• MBMorgan
      Club Member
      • Sep 2015
      • 5941
      • Colorado
      • > Weber Genesis EP-330
        > Grilla Grills Original Grilla (OG) pellet smoker
        > Pit Barrel Cooker (gone to a new home)
        > WeberQ 2000 (on "loan" to a relative)
        > Old Smokey Electric (for chickens mostly - when it's too nasty out
        to fiddle with a more capable cooker)
        > Luhr Jensen Little Chief Electric - Top Loader circa 1990 (smoked fish & jerky)
        > Thermoworks Smoke
        > 3 Thermoworks Chef Alarms
        > Thermoworks Thermapen
        > Thermoworks IR-GUN-S
        > Anova sous vide circulator
        > Searzall torch
        > BBQ Guru Rib Ring

        > Favorite Beer: Guinness Extra Stout, Fat Tire, Anchor Steam, or Alaskan Amber
        > Favorite Wine: Klinker Brick Old Ghost Zinfandel or Matetic Corralillo Winemaker's Blend
        > Favorite Whiskey: Balvenie Double Wood Scotch or Jameson Irish

      #12
      Originally posted by HouseHomey View Post
      Potkettleblack interwsting thought I just had. Have you ever SV’d primarily for the purge? Or equally weighted the two. Or is that the “Boil in the bag?” Boil is a high temp though.

      perhaps adding additional liquid to the bag for the purpose of using it. Short ribs and longer cooking things come to mind.

      I can can see why that’s dumb in a lot of ways but am I missing anything good?
      A while back, Potkettleblack posted a really helpful tutorial about how to make use of the purge. Maybe that is along the lines of what you're thinking?

      Comment


      • HouseHomey
        HouseHomey commented
        Editing a comment
        I read that more then once when he posted. I was just thinking out loud.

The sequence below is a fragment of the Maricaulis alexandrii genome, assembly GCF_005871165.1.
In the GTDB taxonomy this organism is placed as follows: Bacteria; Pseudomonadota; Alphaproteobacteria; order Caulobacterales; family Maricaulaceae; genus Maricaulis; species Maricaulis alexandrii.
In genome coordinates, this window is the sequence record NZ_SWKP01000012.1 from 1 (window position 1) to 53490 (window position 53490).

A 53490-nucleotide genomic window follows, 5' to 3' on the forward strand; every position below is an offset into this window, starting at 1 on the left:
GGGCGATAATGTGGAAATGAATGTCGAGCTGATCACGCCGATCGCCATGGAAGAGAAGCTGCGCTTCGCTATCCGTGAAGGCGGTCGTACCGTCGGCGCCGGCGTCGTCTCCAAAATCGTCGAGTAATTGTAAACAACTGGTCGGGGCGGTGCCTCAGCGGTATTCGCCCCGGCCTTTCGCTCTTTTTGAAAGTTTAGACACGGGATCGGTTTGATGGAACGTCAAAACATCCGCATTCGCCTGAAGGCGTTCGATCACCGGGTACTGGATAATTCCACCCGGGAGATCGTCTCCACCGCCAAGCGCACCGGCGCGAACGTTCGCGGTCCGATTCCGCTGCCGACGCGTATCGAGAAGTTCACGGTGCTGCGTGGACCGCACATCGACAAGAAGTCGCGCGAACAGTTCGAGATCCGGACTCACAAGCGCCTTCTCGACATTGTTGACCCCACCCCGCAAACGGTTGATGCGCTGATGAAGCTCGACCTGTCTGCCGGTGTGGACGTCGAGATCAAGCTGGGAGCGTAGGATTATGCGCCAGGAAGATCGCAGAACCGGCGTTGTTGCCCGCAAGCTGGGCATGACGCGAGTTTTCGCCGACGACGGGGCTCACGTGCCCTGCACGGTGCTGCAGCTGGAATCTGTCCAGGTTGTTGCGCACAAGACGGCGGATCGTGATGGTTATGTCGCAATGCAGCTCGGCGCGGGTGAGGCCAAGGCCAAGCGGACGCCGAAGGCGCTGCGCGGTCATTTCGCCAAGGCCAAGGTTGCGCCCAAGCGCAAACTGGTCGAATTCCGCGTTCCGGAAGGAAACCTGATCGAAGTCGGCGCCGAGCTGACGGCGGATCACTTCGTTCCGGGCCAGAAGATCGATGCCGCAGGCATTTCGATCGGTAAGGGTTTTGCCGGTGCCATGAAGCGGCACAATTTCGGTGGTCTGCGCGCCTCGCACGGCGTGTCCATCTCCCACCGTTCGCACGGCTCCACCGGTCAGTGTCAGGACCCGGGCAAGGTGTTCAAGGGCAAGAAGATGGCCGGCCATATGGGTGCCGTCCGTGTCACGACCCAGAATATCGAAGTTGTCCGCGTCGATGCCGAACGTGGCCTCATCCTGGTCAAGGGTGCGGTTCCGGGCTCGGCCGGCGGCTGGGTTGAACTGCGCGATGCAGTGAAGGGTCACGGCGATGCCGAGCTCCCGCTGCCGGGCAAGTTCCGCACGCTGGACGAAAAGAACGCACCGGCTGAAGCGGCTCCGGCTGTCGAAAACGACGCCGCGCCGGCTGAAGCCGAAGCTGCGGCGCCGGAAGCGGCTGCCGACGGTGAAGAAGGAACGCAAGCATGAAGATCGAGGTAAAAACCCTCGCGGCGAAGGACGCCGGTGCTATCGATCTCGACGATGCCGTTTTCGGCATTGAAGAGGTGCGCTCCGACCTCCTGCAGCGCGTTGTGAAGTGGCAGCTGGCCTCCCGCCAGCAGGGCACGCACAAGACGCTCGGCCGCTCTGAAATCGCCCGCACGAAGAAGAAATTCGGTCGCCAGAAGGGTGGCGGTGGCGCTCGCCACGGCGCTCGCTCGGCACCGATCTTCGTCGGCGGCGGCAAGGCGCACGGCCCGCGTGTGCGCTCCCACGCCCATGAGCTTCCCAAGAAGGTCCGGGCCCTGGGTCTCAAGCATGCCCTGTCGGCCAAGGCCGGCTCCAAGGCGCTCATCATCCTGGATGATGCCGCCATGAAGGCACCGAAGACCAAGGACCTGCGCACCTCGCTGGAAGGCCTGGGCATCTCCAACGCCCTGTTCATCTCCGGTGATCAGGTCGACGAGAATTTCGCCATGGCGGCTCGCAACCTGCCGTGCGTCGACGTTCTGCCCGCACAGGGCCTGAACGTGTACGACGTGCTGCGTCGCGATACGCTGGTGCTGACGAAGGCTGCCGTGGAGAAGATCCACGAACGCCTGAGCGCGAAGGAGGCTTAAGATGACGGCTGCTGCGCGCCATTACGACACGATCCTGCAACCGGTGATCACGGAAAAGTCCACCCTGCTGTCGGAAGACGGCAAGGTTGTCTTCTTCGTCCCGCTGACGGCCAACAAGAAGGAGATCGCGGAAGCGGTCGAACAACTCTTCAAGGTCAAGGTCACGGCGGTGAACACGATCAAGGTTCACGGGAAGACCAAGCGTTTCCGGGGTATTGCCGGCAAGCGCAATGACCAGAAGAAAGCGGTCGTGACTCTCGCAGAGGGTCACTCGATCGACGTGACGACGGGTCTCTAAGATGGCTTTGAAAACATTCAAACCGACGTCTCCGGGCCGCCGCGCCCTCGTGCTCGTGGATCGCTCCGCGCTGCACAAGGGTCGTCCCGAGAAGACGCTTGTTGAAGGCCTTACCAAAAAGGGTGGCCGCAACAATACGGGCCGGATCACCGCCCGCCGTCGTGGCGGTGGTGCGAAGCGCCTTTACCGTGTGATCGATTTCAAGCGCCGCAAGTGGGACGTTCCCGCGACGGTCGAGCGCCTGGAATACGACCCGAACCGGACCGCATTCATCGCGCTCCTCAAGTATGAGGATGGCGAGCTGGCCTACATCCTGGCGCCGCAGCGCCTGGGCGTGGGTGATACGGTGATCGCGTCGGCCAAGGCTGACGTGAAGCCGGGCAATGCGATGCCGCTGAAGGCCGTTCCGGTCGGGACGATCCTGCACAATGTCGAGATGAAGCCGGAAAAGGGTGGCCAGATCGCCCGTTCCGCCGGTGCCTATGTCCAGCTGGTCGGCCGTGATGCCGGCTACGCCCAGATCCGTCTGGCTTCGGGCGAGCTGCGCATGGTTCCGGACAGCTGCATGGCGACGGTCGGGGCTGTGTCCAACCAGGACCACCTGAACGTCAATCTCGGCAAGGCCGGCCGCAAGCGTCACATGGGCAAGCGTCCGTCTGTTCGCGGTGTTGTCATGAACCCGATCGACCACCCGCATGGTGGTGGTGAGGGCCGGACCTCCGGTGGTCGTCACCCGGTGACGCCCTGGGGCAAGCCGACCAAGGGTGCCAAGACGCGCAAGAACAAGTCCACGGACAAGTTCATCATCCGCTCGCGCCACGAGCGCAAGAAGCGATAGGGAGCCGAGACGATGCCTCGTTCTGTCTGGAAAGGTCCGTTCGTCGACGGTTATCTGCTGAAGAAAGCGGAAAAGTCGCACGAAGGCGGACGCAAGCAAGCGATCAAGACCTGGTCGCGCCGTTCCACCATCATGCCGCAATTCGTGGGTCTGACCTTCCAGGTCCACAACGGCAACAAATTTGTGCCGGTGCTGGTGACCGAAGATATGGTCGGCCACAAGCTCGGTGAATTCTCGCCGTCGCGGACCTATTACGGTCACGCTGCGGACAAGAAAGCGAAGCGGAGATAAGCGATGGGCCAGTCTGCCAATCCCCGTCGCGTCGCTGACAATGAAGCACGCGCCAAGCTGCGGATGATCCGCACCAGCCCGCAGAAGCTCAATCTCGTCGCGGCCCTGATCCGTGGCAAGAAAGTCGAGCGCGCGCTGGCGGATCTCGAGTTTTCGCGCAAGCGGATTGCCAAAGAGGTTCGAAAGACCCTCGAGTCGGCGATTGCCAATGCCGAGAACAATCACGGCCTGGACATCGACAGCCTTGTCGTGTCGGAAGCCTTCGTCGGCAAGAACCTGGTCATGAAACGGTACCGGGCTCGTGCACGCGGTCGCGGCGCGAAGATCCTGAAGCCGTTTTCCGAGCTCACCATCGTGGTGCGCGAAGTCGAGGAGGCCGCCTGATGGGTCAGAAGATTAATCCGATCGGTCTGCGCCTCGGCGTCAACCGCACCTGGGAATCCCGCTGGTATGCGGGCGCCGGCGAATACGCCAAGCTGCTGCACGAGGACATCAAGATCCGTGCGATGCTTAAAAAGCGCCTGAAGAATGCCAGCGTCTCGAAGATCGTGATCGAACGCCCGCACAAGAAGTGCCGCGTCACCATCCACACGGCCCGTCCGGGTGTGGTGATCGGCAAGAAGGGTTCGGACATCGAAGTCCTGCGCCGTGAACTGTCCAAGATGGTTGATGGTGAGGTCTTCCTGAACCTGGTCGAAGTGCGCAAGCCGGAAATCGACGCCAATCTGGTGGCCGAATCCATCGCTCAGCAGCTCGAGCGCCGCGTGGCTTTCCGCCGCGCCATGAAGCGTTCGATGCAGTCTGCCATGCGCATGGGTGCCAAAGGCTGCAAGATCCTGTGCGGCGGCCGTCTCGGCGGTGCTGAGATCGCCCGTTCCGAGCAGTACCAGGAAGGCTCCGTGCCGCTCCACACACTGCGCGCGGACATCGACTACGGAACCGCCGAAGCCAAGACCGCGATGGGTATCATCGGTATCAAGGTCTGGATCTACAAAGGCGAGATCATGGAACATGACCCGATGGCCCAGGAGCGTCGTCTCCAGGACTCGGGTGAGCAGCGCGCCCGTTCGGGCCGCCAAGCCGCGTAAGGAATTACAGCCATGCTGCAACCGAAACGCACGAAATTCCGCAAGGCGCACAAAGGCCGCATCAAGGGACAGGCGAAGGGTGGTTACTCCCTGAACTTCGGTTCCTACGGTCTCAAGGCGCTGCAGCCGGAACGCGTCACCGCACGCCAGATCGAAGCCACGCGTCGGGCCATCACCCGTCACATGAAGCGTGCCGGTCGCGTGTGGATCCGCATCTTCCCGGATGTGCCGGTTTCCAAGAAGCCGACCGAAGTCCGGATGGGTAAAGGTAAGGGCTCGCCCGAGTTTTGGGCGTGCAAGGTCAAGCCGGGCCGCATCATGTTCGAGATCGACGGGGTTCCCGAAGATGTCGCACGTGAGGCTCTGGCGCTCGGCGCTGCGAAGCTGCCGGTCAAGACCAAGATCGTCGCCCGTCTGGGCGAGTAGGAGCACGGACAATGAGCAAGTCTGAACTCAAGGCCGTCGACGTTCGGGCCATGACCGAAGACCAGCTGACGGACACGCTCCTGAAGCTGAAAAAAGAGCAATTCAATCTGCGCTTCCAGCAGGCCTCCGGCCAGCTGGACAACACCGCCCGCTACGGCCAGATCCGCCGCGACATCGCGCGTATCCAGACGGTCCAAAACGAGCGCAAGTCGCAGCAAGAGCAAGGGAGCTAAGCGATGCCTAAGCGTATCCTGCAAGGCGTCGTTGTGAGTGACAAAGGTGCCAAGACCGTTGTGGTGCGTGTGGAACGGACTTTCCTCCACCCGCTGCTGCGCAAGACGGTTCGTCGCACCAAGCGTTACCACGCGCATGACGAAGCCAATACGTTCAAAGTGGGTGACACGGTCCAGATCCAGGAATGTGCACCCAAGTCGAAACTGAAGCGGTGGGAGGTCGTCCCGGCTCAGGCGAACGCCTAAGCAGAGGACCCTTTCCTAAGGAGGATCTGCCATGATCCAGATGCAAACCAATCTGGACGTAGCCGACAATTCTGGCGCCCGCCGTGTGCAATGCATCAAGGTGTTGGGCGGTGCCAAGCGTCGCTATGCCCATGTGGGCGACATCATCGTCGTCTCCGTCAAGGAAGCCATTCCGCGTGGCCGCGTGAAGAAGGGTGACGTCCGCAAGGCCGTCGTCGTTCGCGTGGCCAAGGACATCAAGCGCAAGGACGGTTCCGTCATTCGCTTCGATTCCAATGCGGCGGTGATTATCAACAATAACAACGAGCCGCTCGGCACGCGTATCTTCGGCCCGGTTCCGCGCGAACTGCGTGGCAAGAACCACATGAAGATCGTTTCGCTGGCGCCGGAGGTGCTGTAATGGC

• fzxdoc
      Founding Member
      • Jul 2014
      • 4740
      • My toys:
        Weber Summit Charcoal Grilling Center (WSCGC) aka Mr. Fancypants
        Pit Barrel Cooker (which rocks)
        Weber Summit S650 Gas Grill
        Weber Kettle Premium 22"
        Weber Jumbo Joe Premium 22" (a weird little 22" kettle mutant on 22"-long legs) (donated to local battered women's shelter.)
        Camp Chef Somerset IV 4-burner outdoor gas range


        Adrenaline BBQ Company's SnS, DnG and Large Charcoal Basket for WSCGC
        Adrenaline BBQ Company's Elevated SS Rack for WSCGC
        Adrenaline BBQ Company's SS Rack for DnG
        Grill Grate for SnS
        Grill Grates: five 17.375 sections (retired to storage)
        Grill Grates: six 19.25 panels for exact fit for Summit S650 gasser
        2 Grill Grate Griddles

        Fireboard Extreme BBQ Thermometer Package
        Fireboard control unit in addition to that in the Extreme BBQ Package
        Additional Fireboard probes: Competition Probes 1" (3) and 4" (1), 3 additional Ambient Probes. 1 additional Food Probe
        2 Fireboard Driver Cables
        Pit Viper Fan (to pair with Fireboard Fan Driver Cable)
        Pit Viper Fan new design (to pair with Fireboard Fan Driver Cable)
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      #13
      Thanks, everyone, for your thoughts and contributions to my list of stuff not to sous vide. Here's the list so far

      Foods that cause off tastes when sous viding:
      • Grass fed meat, preseared
      • Lamb pre seared, due to high amounts of saturated fat that can turn bitter
      • Game, preseared
      • EVOO
      • Raw Garlic—risk of botulism with or without oil in the bag
      • Browned herbs